While exploring Great Smoky Mountains National Park, I came across a fresh pile of bear scat (aka, poo)…butterflies and other insects love this stuff…it’sjust full of minerals and other useful whatnot. I took a break (upwind of course) to study all the insects enjoying the benefits of said poo, when I noticed a wild-looking insect fly in. It quickly folded its wings to the point where I could no longer see them…then started to race around, as if it was looking for something, but poo was not on the menu for this insect. This amazingly small predator (about the size of a human fingernail) was after tiny flies. In addition to amazing speed and reflexes, it seemed to use its abdomen to attract flies even closer. It raised it up into the air and made a large section of it turn bright yellow or gold. I’m guessing the yellow color would attract the flies even closer, but it could also make the bottom portion of its abdomen turn yellow and black (which I felt was a warning to others of its own kind to keep their distance). In fact, several others of its own kind did fly in to hunt and there were numerous displays of color and fights, but the fights were quickly over and the hunters went back to work with no harm to each other. I took this image of one working his way back to the poo pile after it rolled off fighting…where I noticed an additional yellow patch on each side…how could a small fly resist? All of the color displays are done with shiny yellow hairs (according to the research I’ve studied), however, it has the appearance of glowing from time to time. As for the butterflies, they were so far off the surface of the poo, with their long legs, neither species cared about the other.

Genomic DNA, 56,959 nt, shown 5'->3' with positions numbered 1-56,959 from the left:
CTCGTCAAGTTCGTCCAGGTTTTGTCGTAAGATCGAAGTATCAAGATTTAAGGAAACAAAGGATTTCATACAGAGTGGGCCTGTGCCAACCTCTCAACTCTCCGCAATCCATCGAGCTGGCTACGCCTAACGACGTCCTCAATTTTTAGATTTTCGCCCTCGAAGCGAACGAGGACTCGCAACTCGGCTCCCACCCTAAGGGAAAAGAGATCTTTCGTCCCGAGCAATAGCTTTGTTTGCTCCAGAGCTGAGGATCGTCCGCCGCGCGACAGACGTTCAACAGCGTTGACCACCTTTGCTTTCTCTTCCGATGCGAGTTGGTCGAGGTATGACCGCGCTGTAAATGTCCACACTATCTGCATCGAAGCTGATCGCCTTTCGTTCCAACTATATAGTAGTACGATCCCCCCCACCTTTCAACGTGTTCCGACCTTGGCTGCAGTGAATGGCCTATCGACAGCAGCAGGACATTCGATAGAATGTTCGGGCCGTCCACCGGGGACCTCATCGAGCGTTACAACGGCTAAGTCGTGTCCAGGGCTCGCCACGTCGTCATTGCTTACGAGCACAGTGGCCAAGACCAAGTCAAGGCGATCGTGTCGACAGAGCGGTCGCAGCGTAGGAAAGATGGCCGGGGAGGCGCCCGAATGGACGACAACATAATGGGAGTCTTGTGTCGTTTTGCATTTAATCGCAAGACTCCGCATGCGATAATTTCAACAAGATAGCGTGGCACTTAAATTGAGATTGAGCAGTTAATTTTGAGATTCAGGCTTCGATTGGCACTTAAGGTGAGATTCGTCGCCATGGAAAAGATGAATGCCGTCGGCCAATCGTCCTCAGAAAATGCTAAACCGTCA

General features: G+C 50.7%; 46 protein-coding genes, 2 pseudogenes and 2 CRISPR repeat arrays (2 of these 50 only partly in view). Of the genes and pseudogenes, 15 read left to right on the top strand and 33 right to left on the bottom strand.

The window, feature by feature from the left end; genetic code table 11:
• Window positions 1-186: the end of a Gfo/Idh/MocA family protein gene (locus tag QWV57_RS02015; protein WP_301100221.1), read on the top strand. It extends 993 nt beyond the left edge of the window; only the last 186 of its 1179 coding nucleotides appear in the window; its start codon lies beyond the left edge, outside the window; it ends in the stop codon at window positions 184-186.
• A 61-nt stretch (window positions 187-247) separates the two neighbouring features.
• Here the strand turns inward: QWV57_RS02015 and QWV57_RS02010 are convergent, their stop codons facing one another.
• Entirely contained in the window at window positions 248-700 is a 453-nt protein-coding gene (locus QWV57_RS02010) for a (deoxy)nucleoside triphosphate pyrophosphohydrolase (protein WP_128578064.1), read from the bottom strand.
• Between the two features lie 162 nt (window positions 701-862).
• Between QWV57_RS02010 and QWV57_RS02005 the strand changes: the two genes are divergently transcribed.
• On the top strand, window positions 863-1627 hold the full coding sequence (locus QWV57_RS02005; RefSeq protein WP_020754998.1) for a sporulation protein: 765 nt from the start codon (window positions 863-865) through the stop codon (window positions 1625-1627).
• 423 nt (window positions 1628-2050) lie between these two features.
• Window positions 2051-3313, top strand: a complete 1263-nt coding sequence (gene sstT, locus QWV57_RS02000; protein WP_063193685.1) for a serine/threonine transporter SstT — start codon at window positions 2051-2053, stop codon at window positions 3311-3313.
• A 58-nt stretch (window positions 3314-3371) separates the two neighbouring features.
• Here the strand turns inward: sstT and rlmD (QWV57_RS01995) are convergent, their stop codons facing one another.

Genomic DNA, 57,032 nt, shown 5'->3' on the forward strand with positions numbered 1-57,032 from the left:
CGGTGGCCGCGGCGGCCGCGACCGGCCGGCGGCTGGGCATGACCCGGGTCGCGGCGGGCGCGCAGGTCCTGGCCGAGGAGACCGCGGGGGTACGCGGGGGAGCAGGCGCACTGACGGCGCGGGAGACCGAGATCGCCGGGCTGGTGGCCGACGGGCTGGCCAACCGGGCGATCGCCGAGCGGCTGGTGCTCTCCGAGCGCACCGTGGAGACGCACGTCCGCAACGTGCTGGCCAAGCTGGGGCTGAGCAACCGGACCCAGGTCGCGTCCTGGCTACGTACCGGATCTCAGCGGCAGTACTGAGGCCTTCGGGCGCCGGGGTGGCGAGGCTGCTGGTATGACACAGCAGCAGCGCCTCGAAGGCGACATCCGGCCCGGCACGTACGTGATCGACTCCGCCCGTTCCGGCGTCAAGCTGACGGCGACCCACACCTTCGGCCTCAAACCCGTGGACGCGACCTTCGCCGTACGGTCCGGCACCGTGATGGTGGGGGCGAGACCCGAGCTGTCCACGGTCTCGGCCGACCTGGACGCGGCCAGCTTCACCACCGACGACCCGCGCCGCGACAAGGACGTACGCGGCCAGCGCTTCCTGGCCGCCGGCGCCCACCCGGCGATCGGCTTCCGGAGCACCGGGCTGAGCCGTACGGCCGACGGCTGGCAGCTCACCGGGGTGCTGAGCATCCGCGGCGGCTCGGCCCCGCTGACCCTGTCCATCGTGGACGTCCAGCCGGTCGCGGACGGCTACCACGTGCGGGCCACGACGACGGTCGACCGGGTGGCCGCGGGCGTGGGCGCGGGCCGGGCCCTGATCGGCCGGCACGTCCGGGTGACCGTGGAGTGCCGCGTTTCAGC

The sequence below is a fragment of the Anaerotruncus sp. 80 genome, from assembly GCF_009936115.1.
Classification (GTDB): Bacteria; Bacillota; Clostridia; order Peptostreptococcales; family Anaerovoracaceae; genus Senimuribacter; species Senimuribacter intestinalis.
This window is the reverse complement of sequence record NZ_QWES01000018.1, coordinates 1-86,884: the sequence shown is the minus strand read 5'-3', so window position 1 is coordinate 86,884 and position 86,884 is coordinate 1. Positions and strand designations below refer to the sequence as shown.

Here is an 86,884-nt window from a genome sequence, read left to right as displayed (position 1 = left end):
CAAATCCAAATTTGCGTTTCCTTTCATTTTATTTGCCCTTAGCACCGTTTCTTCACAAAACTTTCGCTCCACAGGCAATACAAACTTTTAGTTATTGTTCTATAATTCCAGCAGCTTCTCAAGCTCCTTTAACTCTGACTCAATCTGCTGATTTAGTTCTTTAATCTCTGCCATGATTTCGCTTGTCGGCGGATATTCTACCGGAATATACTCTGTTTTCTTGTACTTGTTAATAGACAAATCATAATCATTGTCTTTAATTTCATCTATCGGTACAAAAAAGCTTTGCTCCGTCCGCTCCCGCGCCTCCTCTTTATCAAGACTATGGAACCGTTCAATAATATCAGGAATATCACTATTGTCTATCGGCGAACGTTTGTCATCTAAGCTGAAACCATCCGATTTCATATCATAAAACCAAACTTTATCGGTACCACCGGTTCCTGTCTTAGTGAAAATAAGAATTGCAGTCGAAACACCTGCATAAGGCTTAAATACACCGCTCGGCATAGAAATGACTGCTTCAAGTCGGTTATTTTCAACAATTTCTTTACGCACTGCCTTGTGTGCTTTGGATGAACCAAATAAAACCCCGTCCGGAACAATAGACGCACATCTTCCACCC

Subject: Gold & Brown Rove Beetle, Ontholestes Cingulatus
Location: TN, USA
300mm macro lens and 500D close-up lens attached